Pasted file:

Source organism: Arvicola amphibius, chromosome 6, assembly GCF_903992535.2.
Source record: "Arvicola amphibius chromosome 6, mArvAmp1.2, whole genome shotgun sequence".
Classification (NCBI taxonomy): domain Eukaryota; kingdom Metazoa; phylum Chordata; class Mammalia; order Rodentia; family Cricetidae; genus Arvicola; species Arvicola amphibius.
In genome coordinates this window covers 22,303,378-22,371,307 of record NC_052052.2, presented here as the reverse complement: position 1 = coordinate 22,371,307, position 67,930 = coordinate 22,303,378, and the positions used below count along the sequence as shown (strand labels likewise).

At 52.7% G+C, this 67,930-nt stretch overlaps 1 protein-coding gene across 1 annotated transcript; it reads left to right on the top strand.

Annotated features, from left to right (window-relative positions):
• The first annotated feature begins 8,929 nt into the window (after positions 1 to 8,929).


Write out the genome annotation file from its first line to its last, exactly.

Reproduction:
Source organism: Arvicola amphibius, chromosome 6, assembly GCF_903992535.2.
Source record: "Arvicola amphibius chromosome 6, mArvAmp1.2, whole genome shotgun sequence".
Classification (NCBI taxonomy): domain Eukaryota; kingdom Metazoa; phylum Chordata; class Mammalia; order Rodentia; family Cricetidae; genus Arvicola; species Arvicola amphibius.
In genome coordinates this window covers 22,303,378-22,371,307 of record NC_052052.2, presented here as the reverse complement: position 1 = coordinate 22,371,307, position 67,930 = coordinate 22,303,378, and the positions used below count along the sequence as shown (strand labels likewise).

At 52.7% G+C, this 67,930-nt stretch overlaps 1 protein-coding gene across 1 annotated transcript; it reads left to right on the top strand.

Annotated features, from left to right (window-relative positions):
• The first annotated feature begins 8,929 nt into the window (after positions 1 to 8,929).